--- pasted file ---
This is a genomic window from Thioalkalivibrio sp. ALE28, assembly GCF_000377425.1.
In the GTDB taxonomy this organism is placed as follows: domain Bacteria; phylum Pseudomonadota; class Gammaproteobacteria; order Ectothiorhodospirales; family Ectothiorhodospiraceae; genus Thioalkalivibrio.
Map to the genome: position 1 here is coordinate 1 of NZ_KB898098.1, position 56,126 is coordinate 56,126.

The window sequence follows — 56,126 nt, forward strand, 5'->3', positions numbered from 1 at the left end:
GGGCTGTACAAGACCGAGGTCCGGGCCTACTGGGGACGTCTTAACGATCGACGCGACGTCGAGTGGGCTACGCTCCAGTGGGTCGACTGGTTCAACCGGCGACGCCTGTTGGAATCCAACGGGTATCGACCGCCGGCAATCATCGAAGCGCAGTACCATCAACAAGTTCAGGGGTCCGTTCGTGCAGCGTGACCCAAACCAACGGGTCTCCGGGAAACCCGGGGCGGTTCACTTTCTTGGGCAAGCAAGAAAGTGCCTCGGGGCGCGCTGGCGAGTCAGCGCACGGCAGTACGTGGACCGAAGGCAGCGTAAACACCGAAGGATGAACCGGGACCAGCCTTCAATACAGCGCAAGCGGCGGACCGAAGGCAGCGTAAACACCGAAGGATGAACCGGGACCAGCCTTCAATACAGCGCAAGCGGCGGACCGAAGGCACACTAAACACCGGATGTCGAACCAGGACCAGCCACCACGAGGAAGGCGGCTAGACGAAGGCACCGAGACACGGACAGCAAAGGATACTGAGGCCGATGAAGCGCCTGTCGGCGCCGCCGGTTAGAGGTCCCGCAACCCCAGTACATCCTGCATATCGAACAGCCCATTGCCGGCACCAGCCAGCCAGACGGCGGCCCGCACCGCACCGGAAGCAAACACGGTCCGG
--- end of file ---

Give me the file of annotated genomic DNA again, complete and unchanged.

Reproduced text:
This is a genomic window from Thioalkalivibrio sp. ALE28, assembly GCF_000377425.1.
In the GTDB taxonomy this organism is placed as follows: domain Bacteria; phylum Pseudomonadota; class Gammaproteobacteria; order Ectothiorhodospirales; family Ectothiorhodospiraceae; genus Thioalkalivibrio.
Map to the genome: position 1 here is coordinate 1 of NZ_KB898098.1, position 56,126 is coordinate 56,126.

The window sequence follows — 56,126 nt, forward strand, 5'->3', positions numbered from 1 at the left end:
GGGCTGTACAAGACCGAGGTCCGGGCCTACTGGGGACGTCTTAACGATCGACGCGACGTCGAGTGGGCTACGCTCCAGTGGGTCGACTGGTTCAACCGGCGACGCCTGTTGGAATCCAACGGGTATCGACCGCCGGCAATCATCGAAGCGCAGTACCATCAACAAGTTCAGGGGTCCGTTCGTGCAGCGTGACCCAAACCAACGGGTCTCCGGGAAACCCGGGGCGGTTCACTTTCTTGGGCAAGCAAGAAAGTGCCTCGGGGCGCGCTGGCGAGTCAGCGCACGGCAGTACGTGGACCGAAGGCAGCGTAAACACCGAAGGATGAACCGGGACCAGCCTTCAATACAGCGCAAGCGGCGGACCGAAGGCAGCGTAAACACCGAAGGATGAACCGGGACCAGCCTTCAATACAGCGCAAGCGGCGGACCGAAGGCACACTAAACACCGGATGTCGAACCAGGACCAGCCACCACGAGGAAGGCGGCTAGACGAAGGCACCGAGACACGGACAGCAAAGGATACTGAGGCCGATGAAGCGCCTGTCGGCGCCGCCGGTTAGAGGTCCCGCAACCCCAGTACATCCTGCATATCGAACAGCCCATTGCCGGCACCAGCCAGCCAGACGGCGGCCCGCACCGCACCGGAAGCAAACACGGTCCGG